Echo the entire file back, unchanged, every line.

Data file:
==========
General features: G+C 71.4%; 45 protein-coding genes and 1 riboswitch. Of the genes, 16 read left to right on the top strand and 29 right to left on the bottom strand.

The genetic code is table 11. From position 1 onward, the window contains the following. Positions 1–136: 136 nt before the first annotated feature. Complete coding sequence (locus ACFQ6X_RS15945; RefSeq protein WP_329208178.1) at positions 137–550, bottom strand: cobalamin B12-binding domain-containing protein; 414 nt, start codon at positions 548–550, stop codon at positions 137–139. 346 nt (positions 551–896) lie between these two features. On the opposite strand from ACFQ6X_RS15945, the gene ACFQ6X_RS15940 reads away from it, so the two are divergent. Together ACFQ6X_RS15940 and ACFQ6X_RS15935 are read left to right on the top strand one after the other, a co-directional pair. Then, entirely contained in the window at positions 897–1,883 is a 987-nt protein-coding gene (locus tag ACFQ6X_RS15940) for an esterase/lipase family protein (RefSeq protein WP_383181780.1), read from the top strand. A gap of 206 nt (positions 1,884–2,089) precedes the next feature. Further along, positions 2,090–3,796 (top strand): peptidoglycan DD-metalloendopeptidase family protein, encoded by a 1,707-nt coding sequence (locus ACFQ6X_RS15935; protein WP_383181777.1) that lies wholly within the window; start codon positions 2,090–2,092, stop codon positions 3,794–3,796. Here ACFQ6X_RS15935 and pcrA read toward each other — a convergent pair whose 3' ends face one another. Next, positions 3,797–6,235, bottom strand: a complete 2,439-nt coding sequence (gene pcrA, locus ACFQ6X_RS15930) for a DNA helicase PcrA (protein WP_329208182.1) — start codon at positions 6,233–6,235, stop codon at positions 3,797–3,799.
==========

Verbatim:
General features: G+C 71.4%; 45 protein-coding genes and 1 riboswitch. Of the genes, 16 read left to right on the top strand and 29 right to left on the bottom strand.

The genetic code is table 11. From position 1 onward, the window contains the following. Positions 1–136: 136 nt before the first annotated feature. Complete coding sequence (locus ACFQ6X_RS15945; RefSeq protein WP_329208178.1) at positions 137–550, bottom strand: cobalamin B12-binding domain-containing protein; 414 nt, start codon at positions 548–550, stop codon at positions 137–139. 346 nt (positions 551–896) lie between these two features. On the opposite strand from ACFQ6X_RS15945, the gene ACFQ6X_RS15940 reads away from it, so the two are divergent. Together ACFQ6X_RS15940 and ACFQ6X_RS15935 are read left to right on the top strand one after the other, a co-directional pair. Then, entirely contained in the window at positions 897–1,883 is a 987-nt protein-coding gene (locus tag ACFQ6X_RS15940) for an esterase/lipase family protein (RefSeq protein WP_383181780.1), read from the top strand. A gap of 206 nt (positions 1,884–2,089) precedes the next feature. Further along, positions 2,090–3,796 (top strand): peptidoglycan DD-metalloendopeptidase family protein, encoded by a 1,707-nt coding sequence (locus ACFQ6X_RS15935; protein WP_383181777.1) that lies wholly within the window; start codon positions 2,090–2,092, stop codon positions 3,794–3,796. Here ACFQ6X_RS15935 and pcrA read toward each other — a convergent pair whose 3' ends face one another. Next, positions 3,797–6,235, bottom strand: a complete 2,439-nt coding sequence (gene pcrA, locus ACFQ6X_RS15930) for a DNA helicase PcrA (protein WP_329208182.1) — start codon at positions 6,233–6,235, stop codon at positions 3,797–3,799.